• Ophelia’s final exit in the Barbican Hamlet – this was the most emotional moment of the Cumberbatch Hamlet for me. Sian Brooke’s Ophelia felt very real; truly broken by grief and seeing her break down at the piano and then turn and walk off up the slope in to the light, as if towards heaven, as Jon Hopkins’s score played, was incredibly powerful and visually and emotionally beautiful.

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  • The split-level ship set rising up during Treasure Island – I was a little disappointed by this National Theatre show, but the ship set rising up from the drum revolve was a wonderful sight.
  • The final moments of The Red Lion – I thought this Patrick Marber play was very good, but it was the power of the final few minutes that I will remember. So poignant and powerful.
  • Experiencing The Fever in a Mayfair hotel suite with Andrew Scott sitting at my feet – okay, so this is more a memorable audience moment for me, but seeing such an intense play, with the added experience of having Andrew Scott sitting at my feet is something I won’t forget in a hurry!
  • A stage full of inflatable sex dolls – Shakespeare and sex dolls were a combination I never imagined I’d see, but it actually worked in this Young Vic production of Measure For Measure! Unexpected and surreal.

So, that’s my round-up of my theatre year and hopefully 2016 will bring even more special productions, performances and memories. My recommendations for 2016 will follow in the next few days! Thanks for reading!

 

Theatre review – The Moderate Soprano by David Hare

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Following on from the recently transferred Mr Foote’s Other Leg, the Hampstead Theatre’s latest production brings another prominent British actor to this North West London stage, as Roger Allam leads the small cast in David Hare’s new play, which reveals the beginnings of what has become one of the most respected opera house – Glyndebourne.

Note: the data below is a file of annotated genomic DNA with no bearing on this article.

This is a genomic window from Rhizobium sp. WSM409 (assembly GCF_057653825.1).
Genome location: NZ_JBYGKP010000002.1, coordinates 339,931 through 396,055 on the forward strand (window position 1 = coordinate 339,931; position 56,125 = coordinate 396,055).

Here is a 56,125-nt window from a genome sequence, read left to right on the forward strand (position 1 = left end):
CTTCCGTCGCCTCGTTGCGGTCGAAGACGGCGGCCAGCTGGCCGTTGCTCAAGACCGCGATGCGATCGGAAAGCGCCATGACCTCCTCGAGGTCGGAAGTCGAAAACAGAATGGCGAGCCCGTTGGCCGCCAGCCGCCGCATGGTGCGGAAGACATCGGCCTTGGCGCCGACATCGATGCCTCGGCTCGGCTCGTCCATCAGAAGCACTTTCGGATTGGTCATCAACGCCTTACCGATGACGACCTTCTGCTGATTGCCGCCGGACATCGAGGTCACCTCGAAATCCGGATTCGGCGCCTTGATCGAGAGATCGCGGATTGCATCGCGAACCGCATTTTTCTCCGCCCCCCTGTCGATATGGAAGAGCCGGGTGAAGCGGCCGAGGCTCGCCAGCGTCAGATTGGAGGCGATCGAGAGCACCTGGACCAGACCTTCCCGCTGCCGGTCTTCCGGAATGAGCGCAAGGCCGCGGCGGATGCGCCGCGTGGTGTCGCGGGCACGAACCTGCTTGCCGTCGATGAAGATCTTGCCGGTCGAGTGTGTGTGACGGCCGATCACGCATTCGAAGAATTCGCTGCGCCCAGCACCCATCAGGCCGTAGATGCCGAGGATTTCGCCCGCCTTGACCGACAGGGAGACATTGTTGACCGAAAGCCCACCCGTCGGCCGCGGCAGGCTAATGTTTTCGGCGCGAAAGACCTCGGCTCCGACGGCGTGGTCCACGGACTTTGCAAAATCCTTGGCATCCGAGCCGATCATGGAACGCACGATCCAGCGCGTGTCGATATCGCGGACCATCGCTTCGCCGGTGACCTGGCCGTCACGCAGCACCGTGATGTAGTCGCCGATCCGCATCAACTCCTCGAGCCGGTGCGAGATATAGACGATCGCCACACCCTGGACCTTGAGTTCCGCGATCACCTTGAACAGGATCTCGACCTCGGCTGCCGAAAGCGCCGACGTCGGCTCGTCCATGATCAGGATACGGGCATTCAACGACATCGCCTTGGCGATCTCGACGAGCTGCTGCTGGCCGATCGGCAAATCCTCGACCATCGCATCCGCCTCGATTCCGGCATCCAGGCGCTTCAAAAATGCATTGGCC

Having never visited the venue myself and being unfamiliar with its origins, this play was an interesting opportunity to broaden my own cultural knowledge. Roger Allam plays John Christie, whose love of opera led him in 1934 to set upon an ambitious project – to build an opera house in the grounds of his Sussex home. In order to bring his very English dream to life he needs help and convinces Germans, conductor Fritz Busch, director Carl Ebert and administrator Rudolf Bing to join his venture and craft the opening season. At a time when Nazi Germany was growing ever stronger and casting an ever larger shadow, it is amazing to learn how these three Germans, fleeing from their homeland, helped make Glyndebourne an early success.

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Such success was also in no small way due to the support of Christie’s wife, the singer Audrey Mildmay (played by the sublime Nancy Carroll), whom he met and fell in love with at the age of 48. He refers to her as the moderate soprano and is determined she will sing at his opera house.

It’s a very English, quaint play, as we see this eccentric English gentleman, bullish in his approach to his dream. Christie is aware he needs the help of the three Germans (all hugely important figures in the European opera world), but he struggles to let go of artistic control, viewing them as employees akin to his gardener and who therefore should answer to him. It is his home, his money and his opera house after all. It is Audrey who helps smooth the waters and steer him in to accepting that perhaps these three men know more about running an opera house than him and can help make a success out of Glyndebourne in a way he couldn’t.